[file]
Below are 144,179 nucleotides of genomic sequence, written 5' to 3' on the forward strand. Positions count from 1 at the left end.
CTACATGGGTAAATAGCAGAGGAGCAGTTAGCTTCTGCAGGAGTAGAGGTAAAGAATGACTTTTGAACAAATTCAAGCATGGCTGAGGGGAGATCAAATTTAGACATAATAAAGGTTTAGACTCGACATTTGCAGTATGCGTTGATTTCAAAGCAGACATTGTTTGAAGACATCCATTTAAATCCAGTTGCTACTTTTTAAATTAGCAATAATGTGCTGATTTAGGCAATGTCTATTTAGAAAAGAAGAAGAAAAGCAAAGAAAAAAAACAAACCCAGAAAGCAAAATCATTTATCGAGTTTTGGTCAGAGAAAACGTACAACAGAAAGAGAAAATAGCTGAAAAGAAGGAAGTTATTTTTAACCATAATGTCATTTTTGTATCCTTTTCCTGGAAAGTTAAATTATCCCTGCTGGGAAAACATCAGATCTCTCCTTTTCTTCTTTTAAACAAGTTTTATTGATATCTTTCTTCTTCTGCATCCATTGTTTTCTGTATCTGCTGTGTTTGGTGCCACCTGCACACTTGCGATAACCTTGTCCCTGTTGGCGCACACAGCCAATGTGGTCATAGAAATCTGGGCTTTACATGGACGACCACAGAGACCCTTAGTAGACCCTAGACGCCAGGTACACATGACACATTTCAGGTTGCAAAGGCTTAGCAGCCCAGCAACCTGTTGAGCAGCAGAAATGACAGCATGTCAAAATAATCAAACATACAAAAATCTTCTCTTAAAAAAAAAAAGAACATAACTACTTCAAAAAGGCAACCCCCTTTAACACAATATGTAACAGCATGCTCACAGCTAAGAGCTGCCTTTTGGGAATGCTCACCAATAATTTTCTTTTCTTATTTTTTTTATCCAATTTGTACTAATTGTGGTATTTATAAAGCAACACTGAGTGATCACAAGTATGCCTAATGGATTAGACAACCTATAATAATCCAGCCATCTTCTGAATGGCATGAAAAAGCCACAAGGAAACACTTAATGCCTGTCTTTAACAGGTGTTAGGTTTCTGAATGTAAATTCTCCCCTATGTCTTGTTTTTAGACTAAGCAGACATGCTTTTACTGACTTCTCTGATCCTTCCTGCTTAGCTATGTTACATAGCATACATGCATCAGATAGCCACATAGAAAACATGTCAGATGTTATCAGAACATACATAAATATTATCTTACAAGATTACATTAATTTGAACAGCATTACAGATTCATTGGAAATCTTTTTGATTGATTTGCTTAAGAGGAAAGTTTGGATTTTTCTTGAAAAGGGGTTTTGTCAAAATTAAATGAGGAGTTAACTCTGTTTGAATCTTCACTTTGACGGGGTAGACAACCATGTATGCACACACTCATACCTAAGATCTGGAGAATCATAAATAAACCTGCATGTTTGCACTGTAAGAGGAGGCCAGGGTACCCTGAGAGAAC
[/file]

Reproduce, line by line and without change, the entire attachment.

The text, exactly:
Below are 144,179 nucleotides of genomic sequence, written 5' to 3' on the forward strand. Positions count from 1 at the left end.
CTACATGGGTAAATAGCAGAGGAGCAGTTAGCTTCTGCAGGAGTAGAGGTAAAGAATGACTTTTGAACAAATTCAAGCATGGCTGAGGGGAGATCAAATTTAGACATAATAAAGGTTTAGACTCGACATTTGCAGTATGCGTTGATTTCAAAGCAGACATTGTTTGAAGACATCCATTTAAATCCAGTTGCTACTTTTTAAATTAGCAATAATGTGCTGATTTAGGCAATGTCTATTTAGAAAAGAAGAAGAAAAGCAAAGAAAAAAAACAAACCCAGAAAGCAAAATCATTTATCGAGTTTTGGTCAGAGAAAACGTACAACAGAAAGAGAAAATAGCTGAAAAGAAGGAAGTTATTTTTAACCATAATGTCATTTTTGTATCCTTTTCCTGGAAAGTTAAATTATCCCTGCTGGGAAAACATCAGATCTCTCCTTTTCTTCTTTTAAACAAGTTTTATTGATATCTTTCTTCTTCTGCATCCATTGTTTTCTGTATCTGCTGTGTTTGGTGCCACCTGCACACTTGCGATAACCTTGTCCCTGTTGGCGCACACAGCCAATGTGGTCATAGAAATCTGGGCTTTACATGGACGACCACAGAGACCCTTAGTAGACCCTAGACGCCAGGTACACATGACACATTTCAGGTTGCAAAGGCTTAGCAGCCCAGCAACCTGTTGAGCAGCAGAAATGACAGCATGTCAAAATAATCAAACATACAAAAATCTTCTCTTAAAAAAAAAAAGAACATAACTACTTCAAAAAGGCAACCCCCTTTAACACAATATGTAACAGCATGCTCACAGCTAAGAGCTGCCTTTTGGGAATGCTCACCAATAATTTTCTTTTCTTATTTTTTTTATCCAATTTGTACTAATTGTGGTATTTATAAAGCAACACTGAGTGATCACAAGTATGCCTAATGGATTAGACAACCTATAATAATCCAGCCATCTTCTGAATGGCATGAAAAAGCCACAAGGAAACACTTAATGCCTGTCTTTAACAGGTGTTAGGTTTCTGAATGTAAATTCTCCCCTATGTCTTGTTTTTAGACTAAGCAGACATGCTTTTACTGACTTCTCTGATCCTTCCTGCTTAGCTATGTTACATAGCATACATGCATCAGATAGCCACATAGAAAACATGTCAGATGTTATCAGAACATACATAAATATTATCTTACAAGATTACATTAATTTGAACAGCATTACAGATTCATTGGAAATCTTTTTGATTGATTTGCTTAAGAGGAAAGTTTGGATTTTTCTTGAAAAGGGGTTTTGTCAAAATTAAATGAGGAGTTAACTCTGTTTGAATCTTCACTTTGACGGGGTAGACAACCATGTATGCACACACTCATACCTAAGATCTGGAGAATCATAAATAAACCTGCATGTTTGCACTGTAAGAGGAGGCCAGGGTACCCTGAGAGAAC